In my experience, "no passing on the left" is far more commonly exercised in non-urban/suburban environments. In places that have a lot of traffic, it's more of a "fuck all these idiots I'm going to do whatever" approach.
I believe it is Finland, but some Scandanavian country has extremely difficult licensing requirements in so far as you have to take actual classes and tests on car control. As in, you have to be able to demonstrate you can correct your car if it goes into a skid. Pretty sure in MD you just need a laughable drivers ed course, and then everyone's parents signs off on the fact that they drove for like 20 hours with them (when they probably didn't).
It's still a 6 week class which is the main portion of the cost. It's a couple thousand Euros to do. I don't think there are any "hardship" waivers but I could be wrong. It is definitely viewed as a privilege and not a right of passage like it is here. A lot of kids don't get there licenses until they're done with college.
Found this snippet on DUI laws:
In Germany, the amount of BAC determines the punishment of the offender in terms of the time a license is suspended and the amount an offender is fined, and the fines are very steep and exceed those of Stateside DUI punishments. The fines are an average of $800 to $2,000. License suspensions administered from the German government are an average six to 12 months. However, once an offender is found under the influence after the initial testing, their license is immediately suspended until the official punishment has been administered to the offender by the court system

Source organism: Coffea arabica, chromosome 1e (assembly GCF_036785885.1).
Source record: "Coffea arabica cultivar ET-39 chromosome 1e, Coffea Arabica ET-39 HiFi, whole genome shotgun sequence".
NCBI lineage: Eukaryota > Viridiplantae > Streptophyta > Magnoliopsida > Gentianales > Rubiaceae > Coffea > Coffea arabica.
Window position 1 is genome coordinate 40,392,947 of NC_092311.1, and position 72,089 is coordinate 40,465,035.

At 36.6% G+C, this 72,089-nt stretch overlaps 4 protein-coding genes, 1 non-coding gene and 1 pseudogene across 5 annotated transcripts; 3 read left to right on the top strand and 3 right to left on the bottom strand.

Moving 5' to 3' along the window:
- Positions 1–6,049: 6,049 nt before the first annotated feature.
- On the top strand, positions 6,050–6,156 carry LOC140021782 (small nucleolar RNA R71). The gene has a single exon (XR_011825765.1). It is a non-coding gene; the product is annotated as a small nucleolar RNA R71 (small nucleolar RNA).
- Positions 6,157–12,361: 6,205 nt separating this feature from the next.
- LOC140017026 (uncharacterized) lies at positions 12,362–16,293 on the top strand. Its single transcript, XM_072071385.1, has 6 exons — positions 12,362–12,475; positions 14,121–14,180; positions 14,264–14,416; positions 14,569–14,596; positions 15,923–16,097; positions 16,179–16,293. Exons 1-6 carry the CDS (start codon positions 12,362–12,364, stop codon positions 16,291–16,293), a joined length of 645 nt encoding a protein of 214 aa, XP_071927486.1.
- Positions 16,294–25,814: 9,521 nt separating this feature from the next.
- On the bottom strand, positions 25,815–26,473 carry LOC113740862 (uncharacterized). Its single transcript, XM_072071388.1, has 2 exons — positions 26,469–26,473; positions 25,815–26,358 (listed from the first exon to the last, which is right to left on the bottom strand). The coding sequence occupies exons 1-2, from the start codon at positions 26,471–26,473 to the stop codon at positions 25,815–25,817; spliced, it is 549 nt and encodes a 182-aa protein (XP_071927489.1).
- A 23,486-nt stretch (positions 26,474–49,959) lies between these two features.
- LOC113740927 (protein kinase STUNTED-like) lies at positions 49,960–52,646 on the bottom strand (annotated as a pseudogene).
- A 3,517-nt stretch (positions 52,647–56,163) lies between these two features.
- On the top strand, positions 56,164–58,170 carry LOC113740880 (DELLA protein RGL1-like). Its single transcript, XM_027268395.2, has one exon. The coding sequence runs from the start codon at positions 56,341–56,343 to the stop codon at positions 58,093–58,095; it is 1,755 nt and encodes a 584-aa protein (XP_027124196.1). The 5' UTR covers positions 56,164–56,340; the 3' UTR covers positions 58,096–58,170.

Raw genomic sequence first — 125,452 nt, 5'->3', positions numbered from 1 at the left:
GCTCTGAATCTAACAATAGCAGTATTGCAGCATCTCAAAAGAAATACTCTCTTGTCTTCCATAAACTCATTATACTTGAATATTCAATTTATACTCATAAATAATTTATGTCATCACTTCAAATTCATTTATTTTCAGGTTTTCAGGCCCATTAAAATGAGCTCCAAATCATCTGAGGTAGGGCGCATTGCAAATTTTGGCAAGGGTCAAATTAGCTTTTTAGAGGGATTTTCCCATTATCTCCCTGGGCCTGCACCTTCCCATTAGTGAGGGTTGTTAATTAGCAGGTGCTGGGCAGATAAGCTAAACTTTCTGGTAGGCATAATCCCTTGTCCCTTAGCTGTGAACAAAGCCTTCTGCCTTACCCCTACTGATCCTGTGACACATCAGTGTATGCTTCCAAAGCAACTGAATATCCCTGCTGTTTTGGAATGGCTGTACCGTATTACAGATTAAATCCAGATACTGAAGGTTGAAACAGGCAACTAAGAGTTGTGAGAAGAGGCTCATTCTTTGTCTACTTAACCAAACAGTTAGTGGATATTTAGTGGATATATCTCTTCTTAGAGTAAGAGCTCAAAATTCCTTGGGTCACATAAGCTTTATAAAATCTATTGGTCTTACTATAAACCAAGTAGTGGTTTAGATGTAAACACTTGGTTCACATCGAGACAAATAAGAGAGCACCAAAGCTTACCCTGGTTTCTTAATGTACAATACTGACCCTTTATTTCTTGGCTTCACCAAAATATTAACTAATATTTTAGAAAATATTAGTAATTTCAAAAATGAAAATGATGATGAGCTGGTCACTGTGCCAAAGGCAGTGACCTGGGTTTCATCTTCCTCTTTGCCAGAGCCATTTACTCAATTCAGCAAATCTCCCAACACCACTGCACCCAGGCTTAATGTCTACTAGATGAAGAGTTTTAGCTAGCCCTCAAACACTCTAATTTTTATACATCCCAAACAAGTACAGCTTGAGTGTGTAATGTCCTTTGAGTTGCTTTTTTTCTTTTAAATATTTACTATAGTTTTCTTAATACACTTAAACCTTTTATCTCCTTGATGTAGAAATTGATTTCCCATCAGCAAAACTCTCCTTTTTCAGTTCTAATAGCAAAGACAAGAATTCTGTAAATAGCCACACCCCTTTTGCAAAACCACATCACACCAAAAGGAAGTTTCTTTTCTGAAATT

Fact is, with the public transportation system that they have, if you drive after drinking, you deserve any punishment coming you're way.
Stateside DUI/DWI punishments are a joke.
This is great. We need more enforcement of this here, honestly this is a much bigger safety hazard than someone speeding on open road.
It's about the size of the country. The US isn't connected like Europe is.
Plus, demographically, I believe a much higher percentage of Europeans live in or near urban areas. The US has a lot more rural area and a higher rural population that is simply not worth connecting via public transport.
No doubt this is the case. Take Germany, you have 80 cities with over 100,000 people (not counting suburban towns) in a country the size of Georgia and Florida.
"Higher rural population" at a certain point stops being rural.
Seriously, though, I understand. We can't really compare situations because of the major differences in size and geography.
That said, for newer urban centers like DC, public transport has taken a back seat for what reason? Because we made it cheap and easy to own a car. No reason we shouldn't have been developed with a greater significance put to public transportation. Instead, huge swaths of land are zoned for 12 lane highways.